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Photo ©: Bettini

First impression: Cateye Double Shot and Triple Shot lights, February 23, 2006

An illuminating combination

Our samples of Cateye's Double Shot and Triple Shot LED lights are still awaiting the arrival of winter darkness at our Sydney office for some serious testing, but meantime, Matt Barr has managed to stay up late for a couple of rides. Here are his first impressions.

Cateye Triple Shot complete
Photo ©: John Stevenson
(Click for larger image)
Cateye Triple Shot
Photo ©: John Stevenson
(Click for larger image)
Cateye Double Shot
Photo ©: John Stevenson
(Click for larger image)
The mounting bracket
Photo ©: John Stevenson
(Click for larger image)

We've taken the double- and Triple Shot light sets out a couple of times now, and we have to say that so far they are pretty impressive.

The first time you lay eyes on the light units, they certainly look like they've had some development time - the formed casings and the flush mount bolts all give the appearance that someone's put some effort into making these things.

Installation isn't too much of a challenge - although the bar clamp can be a bit fiddly (with the need to completely unscrew the bolt and not lose the little nut!); the battery pack attaches to the frame via a decent elasticised hook-and-loop band - so just find somewhere to put it and strap on. If you're using the Double Shot in a helmet mounted configuration (the double comes with both a helmet and bar mount, whereas the triple comes with only a bar mount), the battery pack sits fairly comfortably in a jersey pocket, or for the dirt inclined, slips into a hydration pack with no complaint.

When you first hit the power, the most noticeable thing about these lights is the colour, particularly compared to more common halogen lights. LEDs have a much bluer light (some may say "colder"). When we get to the full review of these lights, we'll probably throw in a few bigger words to explain it, but basically the bluish light of LEDs has a higher colour temperature, and so appears brighter. (It's not, as we originally thought, because the eye is more sensitive to the blue end of the spectrum - in fact the eye is more sensitive to green-yellow. Thanks to reader Keith Cody for straightening us out on that).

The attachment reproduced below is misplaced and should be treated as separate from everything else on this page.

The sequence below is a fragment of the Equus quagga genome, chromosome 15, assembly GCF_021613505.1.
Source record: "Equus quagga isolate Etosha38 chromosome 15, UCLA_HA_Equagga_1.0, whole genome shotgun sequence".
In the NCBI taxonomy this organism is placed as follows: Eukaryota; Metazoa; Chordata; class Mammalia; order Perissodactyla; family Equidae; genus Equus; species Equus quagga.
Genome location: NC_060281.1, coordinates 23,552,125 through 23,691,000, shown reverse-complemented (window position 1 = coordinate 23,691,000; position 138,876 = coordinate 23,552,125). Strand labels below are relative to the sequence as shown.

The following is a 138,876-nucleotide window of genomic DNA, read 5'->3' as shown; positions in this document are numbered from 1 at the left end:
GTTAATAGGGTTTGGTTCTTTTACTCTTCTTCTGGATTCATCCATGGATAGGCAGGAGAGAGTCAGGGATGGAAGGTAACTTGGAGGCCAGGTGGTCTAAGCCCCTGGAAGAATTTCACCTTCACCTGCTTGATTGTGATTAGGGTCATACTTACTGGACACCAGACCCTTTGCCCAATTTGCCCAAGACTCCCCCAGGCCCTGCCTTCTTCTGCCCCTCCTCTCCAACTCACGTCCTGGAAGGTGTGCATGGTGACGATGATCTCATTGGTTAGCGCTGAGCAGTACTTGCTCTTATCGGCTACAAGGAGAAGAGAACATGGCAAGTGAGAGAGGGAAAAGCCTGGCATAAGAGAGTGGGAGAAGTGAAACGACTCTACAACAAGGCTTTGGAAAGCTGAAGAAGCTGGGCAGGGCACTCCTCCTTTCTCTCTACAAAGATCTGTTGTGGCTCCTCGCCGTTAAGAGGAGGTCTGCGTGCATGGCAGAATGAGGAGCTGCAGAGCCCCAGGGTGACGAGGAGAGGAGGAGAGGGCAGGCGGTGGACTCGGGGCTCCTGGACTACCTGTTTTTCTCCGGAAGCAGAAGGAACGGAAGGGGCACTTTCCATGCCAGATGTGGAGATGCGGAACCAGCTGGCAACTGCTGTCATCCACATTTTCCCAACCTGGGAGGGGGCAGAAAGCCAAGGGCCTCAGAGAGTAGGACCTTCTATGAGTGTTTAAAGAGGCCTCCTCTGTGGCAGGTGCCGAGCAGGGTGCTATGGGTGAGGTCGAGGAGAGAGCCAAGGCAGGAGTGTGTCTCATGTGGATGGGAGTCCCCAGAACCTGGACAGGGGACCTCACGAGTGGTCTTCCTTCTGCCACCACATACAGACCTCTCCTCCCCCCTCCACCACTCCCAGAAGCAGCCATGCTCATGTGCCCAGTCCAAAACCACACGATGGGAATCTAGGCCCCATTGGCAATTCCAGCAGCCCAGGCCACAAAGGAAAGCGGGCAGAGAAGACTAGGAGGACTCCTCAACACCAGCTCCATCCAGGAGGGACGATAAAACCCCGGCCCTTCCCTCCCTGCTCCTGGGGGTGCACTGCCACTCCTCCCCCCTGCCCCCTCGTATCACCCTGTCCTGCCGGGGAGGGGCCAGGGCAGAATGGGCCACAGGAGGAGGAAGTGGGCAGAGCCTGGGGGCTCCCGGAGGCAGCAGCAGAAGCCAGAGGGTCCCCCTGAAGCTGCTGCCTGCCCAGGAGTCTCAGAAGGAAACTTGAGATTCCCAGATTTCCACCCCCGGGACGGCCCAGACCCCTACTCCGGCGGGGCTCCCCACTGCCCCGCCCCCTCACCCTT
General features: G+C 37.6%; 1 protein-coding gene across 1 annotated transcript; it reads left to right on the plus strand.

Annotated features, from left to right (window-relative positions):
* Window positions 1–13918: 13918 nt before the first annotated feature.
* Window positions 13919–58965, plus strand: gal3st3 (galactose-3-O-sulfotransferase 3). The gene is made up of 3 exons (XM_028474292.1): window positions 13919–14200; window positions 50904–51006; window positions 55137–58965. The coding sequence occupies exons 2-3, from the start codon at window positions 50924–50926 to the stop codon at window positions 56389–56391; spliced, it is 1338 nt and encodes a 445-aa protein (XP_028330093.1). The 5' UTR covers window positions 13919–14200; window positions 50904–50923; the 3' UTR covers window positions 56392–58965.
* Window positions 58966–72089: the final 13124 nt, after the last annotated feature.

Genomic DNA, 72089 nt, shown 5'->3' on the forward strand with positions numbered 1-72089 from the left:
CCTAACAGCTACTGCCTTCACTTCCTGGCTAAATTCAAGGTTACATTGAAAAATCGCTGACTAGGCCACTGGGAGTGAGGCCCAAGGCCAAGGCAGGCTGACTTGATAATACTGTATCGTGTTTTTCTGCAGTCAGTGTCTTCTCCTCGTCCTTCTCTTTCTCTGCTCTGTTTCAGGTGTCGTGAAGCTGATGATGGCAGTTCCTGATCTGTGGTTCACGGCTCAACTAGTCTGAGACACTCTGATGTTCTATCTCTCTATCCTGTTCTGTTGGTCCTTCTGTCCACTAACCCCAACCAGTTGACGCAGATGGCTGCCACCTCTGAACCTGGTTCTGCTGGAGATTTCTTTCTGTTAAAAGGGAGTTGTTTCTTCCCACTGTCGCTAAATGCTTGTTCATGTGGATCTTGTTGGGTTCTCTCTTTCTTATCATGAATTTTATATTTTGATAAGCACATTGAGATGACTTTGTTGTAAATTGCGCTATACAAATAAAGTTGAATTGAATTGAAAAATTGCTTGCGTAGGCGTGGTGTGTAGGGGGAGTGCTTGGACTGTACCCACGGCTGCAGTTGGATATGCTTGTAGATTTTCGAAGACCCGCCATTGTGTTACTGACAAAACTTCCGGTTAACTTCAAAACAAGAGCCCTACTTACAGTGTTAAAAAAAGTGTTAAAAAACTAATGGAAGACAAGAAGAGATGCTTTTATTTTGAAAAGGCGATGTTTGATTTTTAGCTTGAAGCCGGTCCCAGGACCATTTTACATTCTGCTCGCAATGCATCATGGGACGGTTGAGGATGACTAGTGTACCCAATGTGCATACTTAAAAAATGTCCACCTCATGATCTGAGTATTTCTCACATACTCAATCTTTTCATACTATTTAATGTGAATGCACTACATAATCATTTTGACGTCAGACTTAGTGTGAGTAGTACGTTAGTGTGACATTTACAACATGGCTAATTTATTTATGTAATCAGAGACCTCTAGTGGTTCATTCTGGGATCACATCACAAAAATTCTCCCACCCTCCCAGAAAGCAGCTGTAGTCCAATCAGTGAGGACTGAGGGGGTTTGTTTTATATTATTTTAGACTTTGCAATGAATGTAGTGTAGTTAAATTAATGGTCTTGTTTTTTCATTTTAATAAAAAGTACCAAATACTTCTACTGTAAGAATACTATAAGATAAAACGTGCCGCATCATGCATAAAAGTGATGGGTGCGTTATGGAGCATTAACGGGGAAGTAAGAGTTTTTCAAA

The Double and Triple Shot, as the names might suggest, have two and three LEDs, respectively. As a result, they have different light patterns, aided by the lensing that Cateye have used in front of the LEDs. The Triple Shot has a fairly broad beam, while the Double Shot has a much narrower, focused beam. This difference suggests that they are intended to be used in tandem - as most riders' preference tends to be a wider light on the bars, to give good general visibility and depth perception, with a "spot" light on the helmet to be able to look ahead and pick out certain trail features (and low flying wallabies!).

Now it could be just a matter of getting used to the two light units, but in use, it seemed that the smaller Double Shot unit was brighter than its larger sibling, and as a result, tended to wash-out the light coming from the bars. We'll continue to keep an eye on this (ouch! - Ed) and maybe even employ some techno-wizadry to see how much of this is perceived vs reality.

It is still too early to tell how well the claimed run time matches real world usage (it usually takes a few charge/discharge cycles for batteries to reach their peak capacity), but on a recent night excursion through the bush tracks near Sydney, we took a little longer than expected, and initial fears of running out of light were unfounded. We'll get a more quantitative measure of that feature too!

So expect a more detailed inspection of these interesting lights when we've had a bit more time to run them in and startle some more of the local nocturnal wildlife!

Prices: US$320; US$270
More info: www.cateye.com